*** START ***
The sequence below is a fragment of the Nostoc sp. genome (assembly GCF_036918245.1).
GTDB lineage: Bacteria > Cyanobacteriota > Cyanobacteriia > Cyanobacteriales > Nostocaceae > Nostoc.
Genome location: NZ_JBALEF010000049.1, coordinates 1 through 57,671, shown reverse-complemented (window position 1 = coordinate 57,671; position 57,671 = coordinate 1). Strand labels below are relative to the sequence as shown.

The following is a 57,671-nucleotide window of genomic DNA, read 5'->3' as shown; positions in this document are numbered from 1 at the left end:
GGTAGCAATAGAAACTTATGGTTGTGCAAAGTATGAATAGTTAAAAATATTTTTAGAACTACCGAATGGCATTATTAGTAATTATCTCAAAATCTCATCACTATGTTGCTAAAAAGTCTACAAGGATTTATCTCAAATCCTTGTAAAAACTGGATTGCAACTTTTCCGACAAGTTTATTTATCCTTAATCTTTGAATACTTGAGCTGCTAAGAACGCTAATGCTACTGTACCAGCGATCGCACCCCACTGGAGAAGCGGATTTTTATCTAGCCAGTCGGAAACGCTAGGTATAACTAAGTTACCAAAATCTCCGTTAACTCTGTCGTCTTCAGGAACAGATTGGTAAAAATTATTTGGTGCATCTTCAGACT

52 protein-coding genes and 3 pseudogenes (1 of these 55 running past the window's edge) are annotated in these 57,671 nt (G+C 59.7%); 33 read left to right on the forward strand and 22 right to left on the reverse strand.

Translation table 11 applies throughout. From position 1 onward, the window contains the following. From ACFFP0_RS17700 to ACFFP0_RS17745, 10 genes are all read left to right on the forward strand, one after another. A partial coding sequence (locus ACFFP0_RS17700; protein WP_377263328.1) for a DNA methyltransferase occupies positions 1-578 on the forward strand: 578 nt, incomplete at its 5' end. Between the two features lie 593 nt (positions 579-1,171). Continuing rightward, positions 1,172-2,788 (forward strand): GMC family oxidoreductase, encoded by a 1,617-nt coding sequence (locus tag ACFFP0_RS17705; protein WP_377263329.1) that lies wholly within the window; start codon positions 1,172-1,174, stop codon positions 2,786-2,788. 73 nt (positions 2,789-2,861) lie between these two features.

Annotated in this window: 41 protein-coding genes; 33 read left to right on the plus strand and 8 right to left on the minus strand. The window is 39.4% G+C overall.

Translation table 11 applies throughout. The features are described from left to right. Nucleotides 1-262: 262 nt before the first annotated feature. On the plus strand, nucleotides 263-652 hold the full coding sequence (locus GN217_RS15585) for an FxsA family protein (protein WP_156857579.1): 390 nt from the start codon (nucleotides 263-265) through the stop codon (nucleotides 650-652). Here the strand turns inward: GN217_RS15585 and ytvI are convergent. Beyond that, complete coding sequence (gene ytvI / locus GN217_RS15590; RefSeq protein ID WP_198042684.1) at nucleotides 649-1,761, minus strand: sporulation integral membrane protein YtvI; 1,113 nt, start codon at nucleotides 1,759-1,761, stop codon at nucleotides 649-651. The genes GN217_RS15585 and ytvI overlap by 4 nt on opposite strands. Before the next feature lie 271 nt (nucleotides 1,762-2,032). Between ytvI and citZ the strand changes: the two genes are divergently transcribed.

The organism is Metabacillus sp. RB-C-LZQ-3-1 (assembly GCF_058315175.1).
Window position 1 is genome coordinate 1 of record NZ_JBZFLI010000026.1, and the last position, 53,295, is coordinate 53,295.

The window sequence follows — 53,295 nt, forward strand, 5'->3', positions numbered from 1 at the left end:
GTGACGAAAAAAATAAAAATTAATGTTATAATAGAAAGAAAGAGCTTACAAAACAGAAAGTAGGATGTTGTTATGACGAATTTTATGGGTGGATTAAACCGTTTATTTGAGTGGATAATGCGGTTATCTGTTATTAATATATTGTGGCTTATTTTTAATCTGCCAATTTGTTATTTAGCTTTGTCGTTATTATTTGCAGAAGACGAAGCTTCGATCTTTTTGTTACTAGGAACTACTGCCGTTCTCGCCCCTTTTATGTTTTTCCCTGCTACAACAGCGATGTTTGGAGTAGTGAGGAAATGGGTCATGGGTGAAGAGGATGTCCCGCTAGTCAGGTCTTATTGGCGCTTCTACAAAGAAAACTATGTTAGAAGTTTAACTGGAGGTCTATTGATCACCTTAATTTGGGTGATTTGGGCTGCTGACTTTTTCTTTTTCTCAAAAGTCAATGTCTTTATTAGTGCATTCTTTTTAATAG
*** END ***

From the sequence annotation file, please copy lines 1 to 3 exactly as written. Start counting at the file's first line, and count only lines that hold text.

The sequence below is a fragment of the Nostoc sp. genome (assembly GCF_036918245.1).
GTDB lineage: Bacteria > Cyanobacteriota > Cyanobacteriia > Cyanobacteriales > Nostocaceae > Nostoc.
Genome location: NZ_JBALEF010000049.1, coordinates 1 through 57,671, shown reverse-complemented (window position 1 = coordinate 57,671; position 57,671 = coordinate 1). Strand labels below are relative to the sequence as shown.